Wow. So the government released this document (following a FOIA lawsuit) and now the government claims that the fact that Verizon Wireless is listed in there is still a classified bit of information, and no one (mainly the court) should read anything more into it. As the ACLU told Politico in response to this:

“The secrecy here is entirely a fiction. The purpose of it is to insulate the government’s surveillance activities from judicial review,” the ACLU’s Jameel Jaffer said. “We now live in a kind of bizarre world where their position is that [the letter disclosed to the Times] doesn’t count and that the term ‘official disclosure’ is drawn so narrowly that it is excludes their own affirmative disclosure on their own letterhead. … It?s a fiction that bears no relation to reality and, at a certain point, I think — I hope — courts aren’t going to entertain that fiction anymore.”

We shall see.

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Comments on “DOJ Insists That There Is No Proof Verizon Wireless Shared Phone Data With NSA”

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Michael (profile) says:

the document she relies on was released by the government in response to a Freedom of Information Act (FOIA) request. But plaintiff does not contend that this document was declassified, and in fact the government has not confirmed the authenticity of the document

Wow – it sounds like someone released classified information. They really should be prosecuted for treason.

beltorak (profile) says:

Re: Re:

Either that, or someone released disinformation in response to a FOIA request/lawsuit.

I’ve always wondered what’s stopping the government from just fabricating documents in response to these things… and wasting a lot of black ink to make us think we’re actually on to something. I would hope there’s enough honest souls in there that someone would brave the treason/espionage charges and say something. Besides, what’s the worst that could happen to the government for lying to the public? They have to spend taxpayer dollars to pay off a fine?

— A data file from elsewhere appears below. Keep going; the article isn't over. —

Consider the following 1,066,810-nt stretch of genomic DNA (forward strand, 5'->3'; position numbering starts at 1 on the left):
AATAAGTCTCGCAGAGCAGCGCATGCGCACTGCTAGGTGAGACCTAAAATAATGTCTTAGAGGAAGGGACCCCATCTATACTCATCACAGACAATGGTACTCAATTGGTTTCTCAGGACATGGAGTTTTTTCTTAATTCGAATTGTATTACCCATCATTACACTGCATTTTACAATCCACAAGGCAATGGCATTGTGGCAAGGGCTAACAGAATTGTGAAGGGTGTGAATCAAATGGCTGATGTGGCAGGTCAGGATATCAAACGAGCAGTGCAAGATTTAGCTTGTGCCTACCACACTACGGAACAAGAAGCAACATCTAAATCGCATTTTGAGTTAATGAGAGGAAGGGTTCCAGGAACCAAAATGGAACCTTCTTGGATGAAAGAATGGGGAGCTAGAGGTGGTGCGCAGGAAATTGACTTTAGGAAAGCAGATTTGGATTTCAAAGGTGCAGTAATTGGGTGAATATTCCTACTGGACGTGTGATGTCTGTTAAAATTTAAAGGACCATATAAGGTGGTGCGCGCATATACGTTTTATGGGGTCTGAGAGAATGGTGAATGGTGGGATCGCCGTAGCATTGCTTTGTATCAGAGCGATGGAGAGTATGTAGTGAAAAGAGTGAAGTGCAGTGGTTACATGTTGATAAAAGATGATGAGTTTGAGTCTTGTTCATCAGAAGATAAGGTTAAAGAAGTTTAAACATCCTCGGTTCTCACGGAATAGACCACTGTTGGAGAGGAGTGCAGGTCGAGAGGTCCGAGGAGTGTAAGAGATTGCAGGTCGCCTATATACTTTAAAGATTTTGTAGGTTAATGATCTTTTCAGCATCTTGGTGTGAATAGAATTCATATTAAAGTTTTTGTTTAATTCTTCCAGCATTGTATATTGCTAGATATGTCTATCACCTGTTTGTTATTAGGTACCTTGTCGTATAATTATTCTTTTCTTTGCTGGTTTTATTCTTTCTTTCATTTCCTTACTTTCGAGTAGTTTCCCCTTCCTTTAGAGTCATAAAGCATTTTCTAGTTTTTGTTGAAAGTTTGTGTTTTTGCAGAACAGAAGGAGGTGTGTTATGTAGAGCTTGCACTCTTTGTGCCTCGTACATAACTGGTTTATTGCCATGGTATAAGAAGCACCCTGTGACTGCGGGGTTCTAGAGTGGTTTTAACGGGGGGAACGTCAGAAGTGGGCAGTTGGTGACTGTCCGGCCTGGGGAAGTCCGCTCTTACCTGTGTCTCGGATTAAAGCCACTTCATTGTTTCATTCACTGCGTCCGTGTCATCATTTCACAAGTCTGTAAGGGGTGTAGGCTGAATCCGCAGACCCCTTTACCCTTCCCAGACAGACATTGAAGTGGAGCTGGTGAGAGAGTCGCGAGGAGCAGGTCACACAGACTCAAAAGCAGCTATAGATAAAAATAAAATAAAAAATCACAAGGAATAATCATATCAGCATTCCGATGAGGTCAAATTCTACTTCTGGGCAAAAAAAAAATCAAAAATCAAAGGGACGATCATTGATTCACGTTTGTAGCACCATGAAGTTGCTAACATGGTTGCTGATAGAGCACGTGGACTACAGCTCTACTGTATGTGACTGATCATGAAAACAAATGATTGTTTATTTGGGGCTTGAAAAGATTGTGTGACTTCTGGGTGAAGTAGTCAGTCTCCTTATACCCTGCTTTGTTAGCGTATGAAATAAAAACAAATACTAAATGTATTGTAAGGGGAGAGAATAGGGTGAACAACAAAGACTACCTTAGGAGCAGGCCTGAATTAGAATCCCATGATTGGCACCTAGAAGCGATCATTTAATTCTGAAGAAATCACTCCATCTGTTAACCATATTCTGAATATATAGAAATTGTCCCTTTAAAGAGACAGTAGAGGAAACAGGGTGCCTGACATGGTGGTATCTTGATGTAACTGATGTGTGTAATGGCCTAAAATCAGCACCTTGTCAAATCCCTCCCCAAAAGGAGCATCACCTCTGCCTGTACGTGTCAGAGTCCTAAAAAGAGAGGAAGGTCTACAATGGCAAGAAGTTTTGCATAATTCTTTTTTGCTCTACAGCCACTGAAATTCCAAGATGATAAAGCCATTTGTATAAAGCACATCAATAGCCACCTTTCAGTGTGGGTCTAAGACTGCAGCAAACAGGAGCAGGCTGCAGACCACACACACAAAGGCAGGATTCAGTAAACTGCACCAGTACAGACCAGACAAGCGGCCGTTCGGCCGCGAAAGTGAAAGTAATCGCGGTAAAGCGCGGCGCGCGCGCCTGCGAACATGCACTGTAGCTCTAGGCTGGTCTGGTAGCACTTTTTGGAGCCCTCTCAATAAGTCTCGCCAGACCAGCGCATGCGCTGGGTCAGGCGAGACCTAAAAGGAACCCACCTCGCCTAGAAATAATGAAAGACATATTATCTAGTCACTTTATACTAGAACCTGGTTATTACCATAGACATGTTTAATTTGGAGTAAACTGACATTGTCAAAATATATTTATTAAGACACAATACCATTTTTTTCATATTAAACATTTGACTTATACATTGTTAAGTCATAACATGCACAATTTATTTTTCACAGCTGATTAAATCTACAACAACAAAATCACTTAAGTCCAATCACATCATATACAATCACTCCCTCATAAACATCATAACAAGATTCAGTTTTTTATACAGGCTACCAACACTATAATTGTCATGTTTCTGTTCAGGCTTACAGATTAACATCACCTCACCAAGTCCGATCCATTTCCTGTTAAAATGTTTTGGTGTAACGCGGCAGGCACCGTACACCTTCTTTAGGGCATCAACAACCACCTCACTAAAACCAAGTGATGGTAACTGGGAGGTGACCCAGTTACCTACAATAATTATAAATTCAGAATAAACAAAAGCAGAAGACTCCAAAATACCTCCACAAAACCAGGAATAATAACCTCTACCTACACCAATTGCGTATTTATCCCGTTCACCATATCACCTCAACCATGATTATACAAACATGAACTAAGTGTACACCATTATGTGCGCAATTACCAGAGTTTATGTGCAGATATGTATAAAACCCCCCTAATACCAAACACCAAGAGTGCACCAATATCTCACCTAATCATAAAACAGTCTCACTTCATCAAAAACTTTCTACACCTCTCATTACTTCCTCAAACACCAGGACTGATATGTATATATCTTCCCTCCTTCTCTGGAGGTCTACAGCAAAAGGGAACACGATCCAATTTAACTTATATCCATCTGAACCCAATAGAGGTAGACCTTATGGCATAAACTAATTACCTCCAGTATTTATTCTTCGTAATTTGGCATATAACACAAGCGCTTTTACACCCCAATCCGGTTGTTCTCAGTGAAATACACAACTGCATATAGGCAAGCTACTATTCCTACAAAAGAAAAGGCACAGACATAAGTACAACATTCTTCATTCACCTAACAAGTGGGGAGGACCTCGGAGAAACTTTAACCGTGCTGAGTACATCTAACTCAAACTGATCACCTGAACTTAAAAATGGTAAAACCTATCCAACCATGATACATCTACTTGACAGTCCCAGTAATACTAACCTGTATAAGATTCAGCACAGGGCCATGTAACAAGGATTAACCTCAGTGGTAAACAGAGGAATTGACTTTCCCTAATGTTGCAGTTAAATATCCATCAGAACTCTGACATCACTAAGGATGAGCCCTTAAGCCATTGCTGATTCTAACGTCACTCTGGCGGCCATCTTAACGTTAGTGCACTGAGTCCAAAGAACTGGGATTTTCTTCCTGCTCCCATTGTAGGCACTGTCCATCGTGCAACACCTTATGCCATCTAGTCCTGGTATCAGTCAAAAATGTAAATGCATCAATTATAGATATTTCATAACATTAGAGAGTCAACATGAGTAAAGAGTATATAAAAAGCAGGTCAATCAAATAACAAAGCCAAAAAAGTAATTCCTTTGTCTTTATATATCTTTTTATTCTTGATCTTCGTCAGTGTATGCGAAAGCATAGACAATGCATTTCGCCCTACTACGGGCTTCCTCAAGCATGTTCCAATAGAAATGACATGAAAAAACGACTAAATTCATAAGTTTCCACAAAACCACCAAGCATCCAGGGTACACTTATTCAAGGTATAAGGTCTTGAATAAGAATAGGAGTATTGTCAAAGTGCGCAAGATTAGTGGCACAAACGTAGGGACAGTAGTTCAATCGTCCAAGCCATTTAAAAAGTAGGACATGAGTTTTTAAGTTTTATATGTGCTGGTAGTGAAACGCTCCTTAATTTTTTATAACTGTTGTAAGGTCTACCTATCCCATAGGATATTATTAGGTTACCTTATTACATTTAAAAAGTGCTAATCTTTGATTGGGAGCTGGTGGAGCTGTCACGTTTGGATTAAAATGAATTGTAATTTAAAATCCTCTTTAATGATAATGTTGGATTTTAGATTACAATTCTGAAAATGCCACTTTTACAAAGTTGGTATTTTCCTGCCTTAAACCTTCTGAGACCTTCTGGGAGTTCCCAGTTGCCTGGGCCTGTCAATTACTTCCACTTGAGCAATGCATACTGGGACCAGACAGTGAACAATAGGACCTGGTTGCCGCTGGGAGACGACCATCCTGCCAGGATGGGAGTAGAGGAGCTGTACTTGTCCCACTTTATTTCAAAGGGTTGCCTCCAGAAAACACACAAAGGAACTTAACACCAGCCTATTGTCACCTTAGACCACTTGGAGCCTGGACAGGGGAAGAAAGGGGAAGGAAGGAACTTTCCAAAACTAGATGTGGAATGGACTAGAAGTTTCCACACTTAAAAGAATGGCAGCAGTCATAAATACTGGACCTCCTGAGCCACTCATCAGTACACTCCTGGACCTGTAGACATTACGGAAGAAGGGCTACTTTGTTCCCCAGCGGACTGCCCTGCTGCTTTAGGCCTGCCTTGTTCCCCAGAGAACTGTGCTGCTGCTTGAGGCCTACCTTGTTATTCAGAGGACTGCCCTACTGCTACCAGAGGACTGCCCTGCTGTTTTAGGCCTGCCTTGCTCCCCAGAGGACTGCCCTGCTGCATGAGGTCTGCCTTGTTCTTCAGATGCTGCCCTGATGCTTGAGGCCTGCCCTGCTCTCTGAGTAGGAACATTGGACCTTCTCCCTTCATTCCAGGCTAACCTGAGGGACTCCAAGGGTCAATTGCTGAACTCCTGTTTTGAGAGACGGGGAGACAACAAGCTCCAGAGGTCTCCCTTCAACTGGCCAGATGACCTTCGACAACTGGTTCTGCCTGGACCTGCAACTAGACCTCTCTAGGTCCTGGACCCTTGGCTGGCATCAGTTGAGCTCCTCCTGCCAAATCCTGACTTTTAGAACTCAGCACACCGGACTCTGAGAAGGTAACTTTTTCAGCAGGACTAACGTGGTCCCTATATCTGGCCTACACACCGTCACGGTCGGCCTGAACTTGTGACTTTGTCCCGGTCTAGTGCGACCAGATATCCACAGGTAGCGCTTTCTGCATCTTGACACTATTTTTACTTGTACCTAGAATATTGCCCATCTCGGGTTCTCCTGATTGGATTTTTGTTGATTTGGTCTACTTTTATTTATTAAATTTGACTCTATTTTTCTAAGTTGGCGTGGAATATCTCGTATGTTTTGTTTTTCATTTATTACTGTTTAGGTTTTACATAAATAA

Anonymous Coward says:

Business names and entities

…Verizon Business Services…Verizon Wireless, which is not the same…

Many businesses in the US have been doing this for some time because of “sue happy” lawyers and clients. I remember a company’s chapter 11 bankruptcy filing being publicly posted; the number of debtor companies listed was mind boggling. This company had only 300 business locations in 4 states with 8 different business activities divided into over 50 (fifty) different business entities. The administrative costs alone for those entities must be eating away at their profits.

Derek Kerton (profile) says:

Your Standing in It

I’m getting increasingly frustrated by the concept of “standing”. It seems as though the sole purpose of the concept is to help the government avoid justice by keeping secret things secret.

The method is for the gov’t to not reveal that the plaintiff actually does have standing, because that’s classified information, and as such, the plaintiff cannot sue in a way that establishes their standing.

Basically, I could sue saying “You spied on me, and I intend to prove it in court.” and they would respond with “Prove it first, or we don’t go to court.”

Just as “parlay”, a pox on the pirate that first invented “standing”!

That One Guy (profile) says:

Pick one


A) The document they released thanks to the FOIA request is fraudulent, in which case I’m pretty sure they can be sued for it, as if agencies can just make stuff up that entirely defeats the purpose behind FOIA laws.


B) The document they released thanks to the FOIA request is accurate, in which case the information within it can be use in court.

Those are the only two options.